Kentucky, the first state to capture oblique photography of its entire geography from the sky.

Republished from WEKU.

Kentucky is now the first state in the nation to capture oblique photography of its entire geography from the sky. This is photography taken from a side angle, or parallel view.

Kent Anness is the Geographic Information Officer for the Commonwealth of Kentucky. He said this will have multiple uses, especially when it comes to first responders.

“For examples, one of the first integrations that is occurring is in the 911 call centers. So, for example, when they get a call, there is a dot on the map, they can click on that, it launches this viewer and it lets them see that structure from four different sides.”

Aerial images make it easier for emergency management leaders to assess damage after natural disasters and find safer places to rebuild. They can also enhance:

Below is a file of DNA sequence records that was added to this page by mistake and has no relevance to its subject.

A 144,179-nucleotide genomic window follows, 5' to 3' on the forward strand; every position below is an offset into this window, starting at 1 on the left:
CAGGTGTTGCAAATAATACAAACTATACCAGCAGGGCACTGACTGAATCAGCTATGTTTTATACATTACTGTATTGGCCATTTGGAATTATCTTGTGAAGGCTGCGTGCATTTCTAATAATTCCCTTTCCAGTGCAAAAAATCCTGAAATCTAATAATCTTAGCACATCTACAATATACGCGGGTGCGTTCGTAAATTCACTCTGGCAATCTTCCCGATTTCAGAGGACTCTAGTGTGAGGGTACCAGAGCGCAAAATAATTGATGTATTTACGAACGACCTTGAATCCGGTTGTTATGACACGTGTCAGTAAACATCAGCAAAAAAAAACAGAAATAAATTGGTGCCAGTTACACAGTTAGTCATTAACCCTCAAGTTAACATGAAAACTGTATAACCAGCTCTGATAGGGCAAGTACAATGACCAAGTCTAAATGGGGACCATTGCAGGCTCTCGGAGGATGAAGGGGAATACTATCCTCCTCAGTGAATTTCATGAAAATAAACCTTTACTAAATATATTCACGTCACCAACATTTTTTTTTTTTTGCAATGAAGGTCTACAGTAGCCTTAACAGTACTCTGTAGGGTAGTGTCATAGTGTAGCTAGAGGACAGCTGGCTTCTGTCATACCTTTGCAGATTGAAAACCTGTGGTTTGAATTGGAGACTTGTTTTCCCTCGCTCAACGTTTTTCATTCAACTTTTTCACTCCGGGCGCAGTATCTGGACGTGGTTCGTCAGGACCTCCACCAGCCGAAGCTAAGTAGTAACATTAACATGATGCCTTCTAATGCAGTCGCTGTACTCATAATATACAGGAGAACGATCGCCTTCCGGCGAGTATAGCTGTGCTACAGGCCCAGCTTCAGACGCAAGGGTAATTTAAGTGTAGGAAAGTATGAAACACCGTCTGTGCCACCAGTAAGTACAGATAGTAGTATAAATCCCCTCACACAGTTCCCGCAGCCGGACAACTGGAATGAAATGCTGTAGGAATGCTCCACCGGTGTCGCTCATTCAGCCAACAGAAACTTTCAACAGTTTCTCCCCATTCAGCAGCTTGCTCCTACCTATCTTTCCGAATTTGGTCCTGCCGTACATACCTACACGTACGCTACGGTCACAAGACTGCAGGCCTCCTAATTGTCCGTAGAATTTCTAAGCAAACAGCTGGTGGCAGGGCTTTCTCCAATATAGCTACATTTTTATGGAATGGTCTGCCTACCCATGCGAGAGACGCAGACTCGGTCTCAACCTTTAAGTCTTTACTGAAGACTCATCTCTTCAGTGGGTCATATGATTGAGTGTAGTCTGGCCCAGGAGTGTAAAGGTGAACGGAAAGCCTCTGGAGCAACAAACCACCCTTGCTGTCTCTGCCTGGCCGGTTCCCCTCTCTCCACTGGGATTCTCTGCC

economic site development and selection;  

  • plan and design work for infrastructure projects; 
  • broadband deployment; 
  • wildlife management; 
  • property assessment; and  
  • a variety of projects undertaken by engineers, surveyors, real estate firms, commercial developers, roofing and fencing contractors, consultants and other professionals.

Anness said typically, images like this are considered licensed products, but that will not be the case here.
“I think that is another unique thing about this. We’re putting it in the public domain, this data is being stored in a public facing AWS S3 bucket, it’s very discoverable, you’re not going to have to have a username or password to access this data resource, it’s just going to be free and open to everyone.”

The Kentucky from Above Program and its contractor, N-V-5 managed this after pilots flew 2,600 flight lines over the commonwealth, traveling 117,000 miles and capturing 40,660 square miles. More about the program can be found here.

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Originally published by WEKU.

Republished with permission.